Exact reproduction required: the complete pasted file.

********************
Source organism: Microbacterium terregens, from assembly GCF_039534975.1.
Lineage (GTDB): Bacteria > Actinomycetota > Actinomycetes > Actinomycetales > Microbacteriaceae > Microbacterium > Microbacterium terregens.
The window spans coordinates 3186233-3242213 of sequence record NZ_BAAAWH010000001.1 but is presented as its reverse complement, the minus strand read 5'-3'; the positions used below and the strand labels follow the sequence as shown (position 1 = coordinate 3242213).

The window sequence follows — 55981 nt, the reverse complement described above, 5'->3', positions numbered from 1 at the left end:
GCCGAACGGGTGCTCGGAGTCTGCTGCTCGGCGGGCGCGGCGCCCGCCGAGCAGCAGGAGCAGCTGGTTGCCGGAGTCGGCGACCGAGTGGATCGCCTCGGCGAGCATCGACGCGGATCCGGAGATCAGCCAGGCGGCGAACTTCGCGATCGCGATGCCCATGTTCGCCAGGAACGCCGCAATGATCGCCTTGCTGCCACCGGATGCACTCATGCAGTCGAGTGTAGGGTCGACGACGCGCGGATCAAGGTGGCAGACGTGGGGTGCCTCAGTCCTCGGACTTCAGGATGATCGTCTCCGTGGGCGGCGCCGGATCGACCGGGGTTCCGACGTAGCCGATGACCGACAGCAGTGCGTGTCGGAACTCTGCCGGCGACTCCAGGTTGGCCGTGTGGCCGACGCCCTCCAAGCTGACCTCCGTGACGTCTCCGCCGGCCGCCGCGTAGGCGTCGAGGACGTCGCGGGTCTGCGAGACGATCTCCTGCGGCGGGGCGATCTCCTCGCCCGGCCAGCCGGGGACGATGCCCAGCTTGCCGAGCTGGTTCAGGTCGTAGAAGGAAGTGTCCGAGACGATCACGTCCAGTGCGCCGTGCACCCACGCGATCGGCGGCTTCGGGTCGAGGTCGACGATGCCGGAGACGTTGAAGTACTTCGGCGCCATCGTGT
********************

Source organism: Microbacterium terregens, from assembly GCF_039534975.1.
Lineage (GTDB): Bacteria > Actinomycetota > Actinomycetes > Actinomycetales > Microbacteriaceae > Microbacterium > Microbacterium terregens.
The window spans coordinates 3186233-3242213 of sequence record NZ_BAAAWH010000001.1 but is presented as its reverse complement, the minus strand read 5'-3'; the positions used below and the strand labels follow the sequence as shown (position 1 = coordinate 3242213).

The window sequence follows — 55981 nt, the reverse complement described above, 5'->3', positions numbered from 1 at the left end:
GCCGAACGGGTGCTCGGAGTCTGCTGCTCGGCGGGCGCGGCGCCCGCCGAGCAGCAGGAGCAGCTGGTTGCCGGAGTCGGCGACCGAGTGGATCGCCTCGGCGAGCATCGACGCGGATCCGGAGATCAGCCAGGCGGCGAACTTCGCGATCGCGATGCCCATGTTCGCCAGGAACGCCGCAATGATCGCCTTGCTGCCACCGGATGCACTCATGCAGTCGAGTGTAGGGTCGACGACGCGCGGATCAAGGTGGCAGACGTGGGGTGCCTCAGTCCTCGGACTTCAGGATGATCGTCTCCGTGGGCGGCGCCGGATCGACCGGGGTTCCGACGTAGCCGATGACCGACAGCAGTGCGTGTCGGAACTCTGCCGGCGACTCCAGGTTGGCCGTGTGGCCGACGCCCTCCAAGCTGACCTCCGTGACGTCTCCGCCGGCCGCCGCGTAGGCGTCGAGGACGTCGCGGGTCTGCGAGACGATCTCCTGCGGCGGGGCGATCTCCTCGCCCGGCCAGCCGGGGACGATGCCCAGCTTGCCGAGCTGGTTCAGGTCGTAGAAGGAAGTGTCCGAGACGATCACGTCCAGTGCGCCGTGCACCCACGCGATCGGCGGCTTCGGGTCGAGGTCGACGATGCCGGAGACGTTGAAGTACTTCGGCGCCATCGTGT